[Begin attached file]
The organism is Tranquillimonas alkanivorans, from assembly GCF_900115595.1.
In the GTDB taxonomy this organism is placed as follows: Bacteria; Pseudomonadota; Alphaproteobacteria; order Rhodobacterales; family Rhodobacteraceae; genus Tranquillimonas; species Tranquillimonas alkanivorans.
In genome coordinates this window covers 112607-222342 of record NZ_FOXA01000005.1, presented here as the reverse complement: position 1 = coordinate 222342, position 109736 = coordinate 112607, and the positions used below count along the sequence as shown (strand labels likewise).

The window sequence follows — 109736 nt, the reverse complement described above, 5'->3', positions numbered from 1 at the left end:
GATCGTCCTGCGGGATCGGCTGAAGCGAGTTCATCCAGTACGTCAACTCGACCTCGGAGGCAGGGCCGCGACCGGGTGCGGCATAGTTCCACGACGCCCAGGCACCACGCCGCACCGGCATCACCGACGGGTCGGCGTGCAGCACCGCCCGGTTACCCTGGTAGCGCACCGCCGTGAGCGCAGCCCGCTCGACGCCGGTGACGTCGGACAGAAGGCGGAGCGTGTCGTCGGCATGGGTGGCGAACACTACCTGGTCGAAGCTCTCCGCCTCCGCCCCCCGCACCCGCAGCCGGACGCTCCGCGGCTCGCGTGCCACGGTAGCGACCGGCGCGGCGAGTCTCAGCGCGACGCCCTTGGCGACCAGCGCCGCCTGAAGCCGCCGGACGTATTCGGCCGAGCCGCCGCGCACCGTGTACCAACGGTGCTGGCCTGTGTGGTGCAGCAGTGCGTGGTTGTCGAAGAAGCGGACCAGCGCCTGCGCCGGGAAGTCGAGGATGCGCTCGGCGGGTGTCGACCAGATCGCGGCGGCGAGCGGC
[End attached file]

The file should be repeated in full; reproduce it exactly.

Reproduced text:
The organism is Tranquillimonas alkanivorans, from assembly GCF_900115595.1.
In the GTDB taxonomy this organism is placed as follows: Bacteria; Pseudomonadota; Alphaproteobacteria; order Rhodobacterales; family Rhodobacteraceae; genus Tranquillimonas; species Tranquillimonas alkanivorans.
In genome coordinates this window covers 112607-222342 of record NZ_FOXA01000005.1, presented here as the reverse complement: position 1 = coordinate 222342, position 109736 = coordinate 112607, and the positions used below count along the sequence as shown (strand labels likewise).

The window sequence follows — 109736 nt, the reverse complement described above, 5'->3', positions numbered from 1 at the left end:
GATCGTCCTGCGGGATCGGCTGAAGCGAGTTCATCCAGTACGTCAACTCGACCTCGGAGGCAGGGCCGCGACCGGGTGCGGCATAGTTCCACGACGCCCAGGCACCACGCCGCACCGGCATCACCGACGGGTCGGCGTGCAGCACCGCCCGGTTACCCTGGTAGCGCACCGCCGTGAGCGCAGCCCGCTCGACGCCGGTGACGTCGGACAGAAGGCGGAGCGTGTCGTCGGCATGGGTGGCGAACACTACCTGGTCGAAGCTCTCCGCCTCCGCCCCCCGCACCCGCAGCCGGACGCTCCGCGGCTCGCGTGCCACGGTAGCGACCGGCGCGGCGAGTCTCAGCGCGACGCCCTTGGCGACCAGCGCCGCCTGAAGCCGCCGGACGTATTCGGCCGAGCCGCCGCGCACCGTGTACCAACGGTGCTGGCCTGTGTGGTGCAGCAGTGCGTGGTTGTCGAAGAAGCGGACCAGCGCCTGCGCCGGGAAGTCGAGGATGCGCTCGGCGGGTGTCGACCAGATCGCGGCGGCGAGCGGC